Near the start of the college basketball season, a reporter told Marquette point guard Tyler Kolek that the Golden Eagles had been picked to finish ninth out of 11 teams in the Big East Conference.
Kolek, staring at a board that depicted the predicted standings of the conference’s teams, dismissed the assessment and those who had made it with an expletive.
“We knew we were better than that, and we’re proving it now,” Kolek said last week during the Big East tournament.
Indeed they are. Kolek, a cocky but skilled 6-foot-3 point guard from Cumberland, R.I., was named the most valuable player of the Big East tournament after leading Marquette to its first championship in the conference, with a 65-51 victory over Xavier on Saturday night.
The Golden Eagles are the No. 2 seed in the East region of the N.C.A.A. men’s tournament and will face No. 15 seed Vermont on Friday. They are a popular pick to make a deep run toward a national title.
“They got a chance to be a Final Four team this year or better,” Connecticut coach Dan Hurley said after his team lost to Marquette in the Big East semifinals on Friday.
Marquette is one of several teams in the men’s and women’s tournaments that overachieved compared to preseason expectations and now have big, but attainable, dreams for a deep run.
On the men’s side, Iowa State was picked eighth, West Virginia ninth and Kansas State 10th in the Big 12, which has 10 teams. The Wildcats were installed as the No. 3 seed in the East, the Mountaineers are the No. 9 seed in the South and the Cyclones the No. 6 seed in the Midwest.
In the Big Ten, Penn State was picked 11th out of 14 teams, while Northwesternwas selected 13th. The Nittany Lions roared to the Big Ten championship game before coming up short against Purdue, 67-65, on Sunday, and are back in the N.C.A.A. tournament for the first time since 2011, as a No. 10 seed. Northwestern, in the tournament for the first time since 2017 and the second time ever, earned a No. 7 seed. In the Atlantic Coast Conference, North Carolina State was picked 10th and Pittsburgh 14th; both made the tournament field.
On the women’s side, East Carolina was picked last in the American Athletic Conference and won the league’s automatic bid by beating Houston in the conference tournament championship game. Illinois was not picked among the top five in the Big Ten preseason poll (which ranks only five teams) yet finished tied for fifth and, under Coach Shauna Green, is headed to the tournament for the first time in 20 years.
The question now for these preseason underdogs is whether they can challenge for a title. Marquette’s Kolek believes he can — something he might never have imagined during his four years at St. George’s School in Middletown, R.I. He attracted little interest from major schools, ultimately choosing George Mason of the Atlantic 10 over other options including Richmond, Elon, Northeastern, Holy Cross and Vermont.
The left-hander was named the Atlantic 10 rookie of the year after averaging 10.8 points per game as a freshman. But when Dave Paulsen was fired as George Mason’s coach in 2021, Kolek opted to transfer.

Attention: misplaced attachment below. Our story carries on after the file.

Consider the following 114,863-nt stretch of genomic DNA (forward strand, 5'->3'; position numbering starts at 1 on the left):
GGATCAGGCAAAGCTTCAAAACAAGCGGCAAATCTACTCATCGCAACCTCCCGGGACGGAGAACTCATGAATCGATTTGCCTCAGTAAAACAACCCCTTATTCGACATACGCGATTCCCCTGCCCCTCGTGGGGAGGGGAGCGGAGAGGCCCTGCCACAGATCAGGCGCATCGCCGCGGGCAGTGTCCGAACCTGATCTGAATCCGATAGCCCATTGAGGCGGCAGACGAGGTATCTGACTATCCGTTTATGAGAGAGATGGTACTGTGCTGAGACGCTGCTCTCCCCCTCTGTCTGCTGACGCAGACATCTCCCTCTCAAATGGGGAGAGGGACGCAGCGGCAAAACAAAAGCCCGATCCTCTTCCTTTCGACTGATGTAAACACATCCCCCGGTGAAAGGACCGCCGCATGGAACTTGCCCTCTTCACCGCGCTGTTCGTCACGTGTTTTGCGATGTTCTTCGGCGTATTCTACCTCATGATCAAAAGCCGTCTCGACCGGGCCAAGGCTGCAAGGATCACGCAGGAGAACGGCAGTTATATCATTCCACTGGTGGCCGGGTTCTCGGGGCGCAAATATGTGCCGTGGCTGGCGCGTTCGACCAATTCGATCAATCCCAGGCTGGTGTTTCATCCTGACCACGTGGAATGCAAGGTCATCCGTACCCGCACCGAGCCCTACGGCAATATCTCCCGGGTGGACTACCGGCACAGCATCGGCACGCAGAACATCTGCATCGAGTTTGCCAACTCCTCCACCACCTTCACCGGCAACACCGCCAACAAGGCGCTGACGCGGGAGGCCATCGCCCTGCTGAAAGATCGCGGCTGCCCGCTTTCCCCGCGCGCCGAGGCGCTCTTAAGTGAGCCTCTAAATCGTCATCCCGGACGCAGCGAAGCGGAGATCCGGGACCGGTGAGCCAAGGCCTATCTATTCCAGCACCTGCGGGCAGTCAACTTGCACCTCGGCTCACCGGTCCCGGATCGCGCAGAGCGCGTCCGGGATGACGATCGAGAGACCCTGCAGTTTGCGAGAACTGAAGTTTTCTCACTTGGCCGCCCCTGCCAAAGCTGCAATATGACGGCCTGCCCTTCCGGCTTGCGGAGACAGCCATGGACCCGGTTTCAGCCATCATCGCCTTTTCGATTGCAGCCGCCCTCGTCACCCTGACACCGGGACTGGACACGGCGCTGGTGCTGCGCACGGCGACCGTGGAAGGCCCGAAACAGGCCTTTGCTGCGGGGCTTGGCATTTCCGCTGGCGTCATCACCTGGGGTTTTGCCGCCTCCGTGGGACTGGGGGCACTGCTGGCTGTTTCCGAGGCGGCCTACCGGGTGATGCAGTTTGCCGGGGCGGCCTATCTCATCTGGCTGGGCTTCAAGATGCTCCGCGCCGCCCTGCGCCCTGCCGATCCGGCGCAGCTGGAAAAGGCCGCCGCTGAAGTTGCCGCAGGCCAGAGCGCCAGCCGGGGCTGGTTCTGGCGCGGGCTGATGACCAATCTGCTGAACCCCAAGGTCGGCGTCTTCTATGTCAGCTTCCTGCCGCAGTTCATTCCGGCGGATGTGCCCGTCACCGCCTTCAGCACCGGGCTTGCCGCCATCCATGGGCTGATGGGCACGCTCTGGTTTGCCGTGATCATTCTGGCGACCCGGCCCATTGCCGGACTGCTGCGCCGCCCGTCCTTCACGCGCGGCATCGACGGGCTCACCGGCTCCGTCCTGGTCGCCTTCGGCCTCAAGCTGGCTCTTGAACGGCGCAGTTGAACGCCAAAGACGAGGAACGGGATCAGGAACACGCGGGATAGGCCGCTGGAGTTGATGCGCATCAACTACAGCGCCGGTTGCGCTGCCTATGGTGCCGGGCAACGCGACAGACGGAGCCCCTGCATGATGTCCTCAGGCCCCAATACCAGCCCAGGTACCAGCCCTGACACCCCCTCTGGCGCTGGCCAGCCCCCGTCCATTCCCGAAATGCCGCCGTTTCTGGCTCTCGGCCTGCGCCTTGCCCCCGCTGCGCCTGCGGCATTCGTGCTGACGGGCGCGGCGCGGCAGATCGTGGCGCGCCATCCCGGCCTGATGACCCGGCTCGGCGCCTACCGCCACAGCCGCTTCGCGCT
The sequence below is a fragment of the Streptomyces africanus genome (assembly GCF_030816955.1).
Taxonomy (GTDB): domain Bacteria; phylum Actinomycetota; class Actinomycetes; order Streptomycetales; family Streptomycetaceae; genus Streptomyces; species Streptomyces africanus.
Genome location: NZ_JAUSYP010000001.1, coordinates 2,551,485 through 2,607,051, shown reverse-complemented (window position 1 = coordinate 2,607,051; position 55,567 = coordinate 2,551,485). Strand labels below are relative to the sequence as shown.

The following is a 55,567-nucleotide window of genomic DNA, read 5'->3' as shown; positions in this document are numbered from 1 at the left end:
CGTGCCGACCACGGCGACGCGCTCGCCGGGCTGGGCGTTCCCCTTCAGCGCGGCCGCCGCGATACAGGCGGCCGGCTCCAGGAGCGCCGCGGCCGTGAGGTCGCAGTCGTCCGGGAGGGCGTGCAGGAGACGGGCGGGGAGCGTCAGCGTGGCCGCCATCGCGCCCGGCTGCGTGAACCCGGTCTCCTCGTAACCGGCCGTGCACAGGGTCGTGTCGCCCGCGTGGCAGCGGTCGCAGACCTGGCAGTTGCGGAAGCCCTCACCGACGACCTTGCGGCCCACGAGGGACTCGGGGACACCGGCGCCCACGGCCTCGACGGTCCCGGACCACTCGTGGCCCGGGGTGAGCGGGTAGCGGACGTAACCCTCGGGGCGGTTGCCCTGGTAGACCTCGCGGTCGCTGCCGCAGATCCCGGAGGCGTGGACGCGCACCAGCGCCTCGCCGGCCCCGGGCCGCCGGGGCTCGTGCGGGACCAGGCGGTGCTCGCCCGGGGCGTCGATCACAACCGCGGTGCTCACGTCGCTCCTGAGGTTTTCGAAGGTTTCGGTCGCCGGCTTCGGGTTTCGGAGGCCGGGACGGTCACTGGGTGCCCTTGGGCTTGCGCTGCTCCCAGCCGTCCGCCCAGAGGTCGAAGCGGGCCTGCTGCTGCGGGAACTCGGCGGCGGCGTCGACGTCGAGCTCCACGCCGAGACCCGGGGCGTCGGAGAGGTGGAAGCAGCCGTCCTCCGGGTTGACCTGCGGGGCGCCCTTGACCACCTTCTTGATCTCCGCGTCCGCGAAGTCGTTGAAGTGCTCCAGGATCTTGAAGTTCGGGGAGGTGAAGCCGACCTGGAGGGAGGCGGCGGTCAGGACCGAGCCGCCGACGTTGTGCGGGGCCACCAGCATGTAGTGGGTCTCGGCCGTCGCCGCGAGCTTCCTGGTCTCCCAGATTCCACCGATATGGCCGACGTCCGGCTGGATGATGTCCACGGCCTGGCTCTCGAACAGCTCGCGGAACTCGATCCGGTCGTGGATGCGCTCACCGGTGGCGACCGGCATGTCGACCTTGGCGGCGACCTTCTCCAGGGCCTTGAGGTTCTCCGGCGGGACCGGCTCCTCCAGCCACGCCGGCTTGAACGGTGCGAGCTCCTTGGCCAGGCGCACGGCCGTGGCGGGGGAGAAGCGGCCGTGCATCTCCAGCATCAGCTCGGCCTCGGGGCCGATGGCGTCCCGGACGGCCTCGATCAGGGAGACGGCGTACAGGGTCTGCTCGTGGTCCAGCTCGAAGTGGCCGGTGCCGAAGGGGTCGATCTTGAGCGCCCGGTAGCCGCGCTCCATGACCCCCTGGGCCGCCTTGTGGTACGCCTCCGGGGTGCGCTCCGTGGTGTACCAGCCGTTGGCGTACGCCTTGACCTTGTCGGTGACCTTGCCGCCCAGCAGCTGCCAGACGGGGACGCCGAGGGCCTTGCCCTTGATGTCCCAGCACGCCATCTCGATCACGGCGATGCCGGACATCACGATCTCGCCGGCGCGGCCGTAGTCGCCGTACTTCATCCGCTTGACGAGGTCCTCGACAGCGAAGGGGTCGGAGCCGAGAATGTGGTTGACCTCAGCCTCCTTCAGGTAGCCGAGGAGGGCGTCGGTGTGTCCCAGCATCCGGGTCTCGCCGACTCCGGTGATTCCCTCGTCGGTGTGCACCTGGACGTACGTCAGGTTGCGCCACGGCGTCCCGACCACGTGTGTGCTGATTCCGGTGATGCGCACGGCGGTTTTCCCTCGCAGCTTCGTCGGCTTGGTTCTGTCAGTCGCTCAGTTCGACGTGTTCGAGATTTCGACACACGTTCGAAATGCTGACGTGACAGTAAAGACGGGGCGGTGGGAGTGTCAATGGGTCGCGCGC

Shaka Smart, who returned home to Wisconsin to coach at Marquette in 2021 after six uneven seasons at Texas, liked what he saw from and heard about Kolek.
“People value certain things in recruiting, and then there are certain things that they don’t value,” Smart said. “He has some of those intangible things. He’s more athletic than people think, he’s tougher, but I think it’s easier to just kind of look at a guy and make an evaluation. But he’s got certain things inside of him that you can’t measure.”
Kolek is averaging 13.3 points and a Big East-best 7.7 assists per game, and his underdog mentality has transferred to the team.
After he went scoreless in the first half against St. John’s last Thursday in the Big East tournament, Kolek noticed a St. John’s fan forming his hand into a zero, holding up his arm so Kolek could see. He finished the game with 19 points, including the tiebreaking free throws with 15.8 seconds left in overtime.
“Every point that we scored, I looked at him,” he said of the St. John’s fan.
Reflecting on his son’s journey while watching the Marquette-St John’s game, Kevin Kolek said he would never have imagined that his son would be named the top player in the Big East during the regular season and tournament.
“It’s hard to believe, there’s so many good players in the Big East,” he said. “And if you look back at the legacy and history of the Big East, it’s unbelievable.”
The same year Marquette added Kolek, Smart also brought in two other key foundational players in Olivier-Maxence Prosper, a 6-foot-8 transfer from Clemson, and David Joplin, a 6-7 forward who had initially committed to Texas. Joplin was named the Big East sixth Man of the year, while Prosper averages 12.4 points and 4.6 rebounds and plays a key role defensively.
After being picked ninth in the Big East, Kolek has led Marquette to a 28-6 record and plans to bring the sizable chip on his shoulder to the field of 68.
“It means the world,” he said in a television interview after winning the Big East tournament. “Nobody thought we could win the regular season, nobody thought we could win the tournament. That chip just keeps growing, and we look to keep it going into the N.C.A.A. tournament.”